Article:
55 Deli bread
Cranky girL®
PEarLs BEfOrE swinE®
gET fUZZy®
saTUrday, OCTOBEr 5, 2013
LiBra (Sept. 23-Oct. 23) — Keep your emotions in
check even if someone is putting pressure on you or
trying to make changes you don’t want. Accept the
inevitable and get on with your day.
sCOrPiO (Oct. 24-Nov. 22) — Explore, research and
expand your interests and your knowledge. Take on
projects that will alter your living space and lift your
spirits. Love and romance will ease your stress.
sagiTTariUs (Nov. 23-Dec. 21) — Uncertainty must
not be allowed to ruin your plans. A challenge will allow
you to show off. Travel plans or entertaining friends
will help you embrace a new beginning.
CaPriCOrn (Dec. 22-Jan. 19) — A unique twist to
the way you earn your living or handle your money will
surprise someone close to you. Your system and set
budget will be impressive and teach someone a lesson.
aQUariUs (Jan. 20-Feb. 19) — A fnancial gain
will be yours due to a settlement, winning or gift. Be
grateful for what you receive, but don’t let someone
take advantage of your good fortune.
PisCEs (Feb. 20-March 20) — Share your ideas and
put your plans into motion. Socializing will lead to
greater options and meeting new people. Expand your
awareness and make personal improvements.
ariEs (March 21-April 19) — Problems will surface
with regard to your home or an important relationship.
Don’t be too quick to judge someone who appears
to be in an unfortunate situation. Offer patience and
TaUrUs (April 20-May 20) — Plan to have fun, but
be cautious when engaging in physical activity. An
interesting concept or project will intrigue you. The
people you meet will infuence your future.
gEMini (May 21-June 20) — Mix business with
pleasure, but don’t believe everything you hear.
Promises may be revoked. Ask for any offer you
receive in writing. A shrewd strategy will help you get
CanCEr (June 21-July 22) — Put more faith in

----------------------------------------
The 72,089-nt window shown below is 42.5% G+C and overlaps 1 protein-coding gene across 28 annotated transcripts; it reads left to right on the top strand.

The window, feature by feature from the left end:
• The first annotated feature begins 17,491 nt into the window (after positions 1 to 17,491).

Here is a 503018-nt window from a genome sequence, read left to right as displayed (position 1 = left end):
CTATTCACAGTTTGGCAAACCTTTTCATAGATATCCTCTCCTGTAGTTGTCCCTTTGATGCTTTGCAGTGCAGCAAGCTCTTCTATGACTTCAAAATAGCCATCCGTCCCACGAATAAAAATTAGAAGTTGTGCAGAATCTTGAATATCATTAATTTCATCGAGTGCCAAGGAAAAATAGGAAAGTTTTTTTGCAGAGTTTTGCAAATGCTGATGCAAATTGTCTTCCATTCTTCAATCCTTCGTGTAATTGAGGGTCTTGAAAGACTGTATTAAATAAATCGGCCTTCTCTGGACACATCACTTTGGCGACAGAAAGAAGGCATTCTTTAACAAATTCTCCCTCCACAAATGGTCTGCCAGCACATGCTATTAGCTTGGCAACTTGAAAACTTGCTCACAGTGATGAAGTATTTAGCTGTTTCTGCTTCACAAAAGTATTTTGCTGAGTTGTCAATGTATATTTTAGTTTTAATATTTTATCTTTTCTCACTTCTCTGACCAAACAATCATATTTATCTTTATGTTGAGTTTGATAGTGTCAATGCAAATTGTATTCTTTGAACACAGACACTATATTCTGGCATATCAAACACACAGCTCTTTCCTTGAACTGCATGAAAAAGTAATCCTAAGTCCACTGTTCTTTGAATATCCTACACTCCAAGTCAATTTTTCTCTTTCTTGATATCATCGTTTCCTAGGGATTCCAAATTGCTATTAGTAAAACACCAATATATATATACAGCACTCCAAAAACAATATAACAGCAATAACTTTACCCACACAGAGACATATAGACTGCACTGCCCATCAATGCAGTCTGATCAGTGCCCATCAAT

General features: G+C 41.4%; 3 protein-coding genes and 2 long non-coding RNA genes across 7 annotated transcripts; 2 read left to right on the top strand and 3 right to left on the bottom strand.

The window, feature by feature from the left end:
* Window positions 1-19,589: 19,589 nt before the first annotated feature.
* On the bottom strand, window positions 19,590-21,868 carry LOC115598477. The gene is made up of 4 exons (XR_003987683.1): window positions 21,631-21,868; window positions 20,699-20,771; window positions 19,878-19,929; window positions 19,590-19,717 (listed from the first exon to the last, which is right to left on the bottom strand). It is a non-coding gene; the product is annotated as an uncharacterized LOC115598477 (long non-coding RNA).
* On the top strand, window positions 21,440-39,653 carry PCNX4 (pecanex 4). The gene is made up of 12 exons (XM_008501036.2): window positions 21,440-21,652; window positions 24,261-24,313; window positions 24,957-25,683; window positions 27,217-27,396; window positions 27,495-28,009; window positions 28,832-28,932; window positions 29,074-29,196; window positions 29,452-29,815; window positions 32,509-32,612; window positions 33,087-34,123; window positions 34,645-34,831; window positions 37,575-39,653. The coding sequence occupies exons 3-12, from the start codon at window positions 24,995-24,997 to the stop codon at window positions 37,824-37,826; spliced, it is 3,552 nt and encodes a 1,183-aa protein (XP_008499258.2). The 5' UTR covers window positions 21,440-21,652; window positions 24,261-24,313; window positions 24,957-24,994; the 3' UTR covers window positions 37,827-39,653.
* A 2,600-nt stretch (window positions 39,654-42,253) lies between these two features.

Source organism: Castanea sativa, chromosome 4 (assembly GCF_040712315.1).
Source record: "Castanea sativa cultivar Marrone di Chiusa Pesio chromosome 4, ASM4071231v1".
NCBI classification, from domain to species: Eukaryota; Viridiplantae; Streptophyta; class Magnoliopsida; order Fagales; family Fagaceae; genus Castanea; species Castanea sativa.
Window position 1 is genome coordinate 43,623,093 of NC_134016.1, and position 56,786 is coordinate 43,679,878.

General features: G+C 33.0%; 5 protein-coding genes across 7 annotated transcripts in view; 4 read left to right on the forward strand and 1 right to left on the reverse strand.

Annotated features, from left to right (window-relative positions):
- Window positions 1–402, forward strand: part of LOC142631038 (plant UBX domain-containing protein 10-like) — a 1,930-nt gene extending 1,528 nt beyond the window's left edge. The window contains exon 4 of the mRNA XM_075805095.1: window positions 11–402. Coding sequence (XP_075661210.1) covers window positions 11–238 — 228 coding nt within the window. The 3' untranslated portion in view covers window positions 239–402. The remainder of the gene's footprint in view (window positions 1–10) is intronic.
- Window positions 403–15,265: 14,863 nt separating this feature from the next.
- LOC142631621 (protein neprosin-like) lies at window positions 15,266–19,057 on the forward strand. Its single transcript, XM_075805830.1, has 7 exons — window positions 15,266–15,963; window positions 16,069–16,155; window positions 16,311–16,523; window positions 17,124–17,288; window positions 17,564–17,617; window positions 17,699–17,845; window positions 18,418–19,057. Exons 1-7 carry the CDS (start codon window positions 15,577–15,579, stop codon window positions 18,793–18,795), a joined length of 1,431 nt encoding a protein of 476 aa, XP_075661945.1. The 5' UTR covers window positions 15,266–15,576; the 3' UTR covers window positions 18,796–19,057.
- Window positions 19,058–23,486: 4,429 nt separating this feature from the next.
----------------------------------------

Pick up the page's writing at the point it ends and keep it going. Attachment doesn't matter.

the people you love. Avoid criticism and moodiness
when what’s required is tolerance and support. An
unexpected change will affect your status.
LEO (July 23-Aug. 22) — Travel about, and enjoy
exciting events happening in your community. Engage
in activities that bring you in contact with new people.
Problems at home or with a lover must be avoided.
VirgO (Aug. 23-Sept. 22) — Let your feelings be
known. Making special plans and visiting destinations
that allow you to feel carefree will be conducive to love
and romance. You’ll make a good impression.
COPYRIGHT 2013 United Feature Syndicate, Inc.
24 Weekend • Oct. 5-6, 2013
25 Weekend • Oct. 5-6, 2013 THEDAILYJOURNAL
104 Training
The San Mateo Daily Journal Classi-
fieds will not be responsible for more
than one incorrect insertion, and its lia-
bility shall be limited to the price of one
insertion. No allowance will be made for
errors not materially affecting the value
of the ad. All error claims must be sub-
mitted within 30 days. For full advertis-
ing conditions, please ask for a Rate
Employment Services
110 Employment
DRY CLEANERS / Laundry, part time,
30+ hours a week. Counter, wash, dry
fold help. Apply LaunderLand, 995 El Ca-
mino, Menlo Park.
Clean DMV and background. $2000
Guaranteed a Month. Call (650)703-8654
110 Employment
2 years experience
Immediate placement
on all assignments.
Call (650)777-9000
Hourly and Live In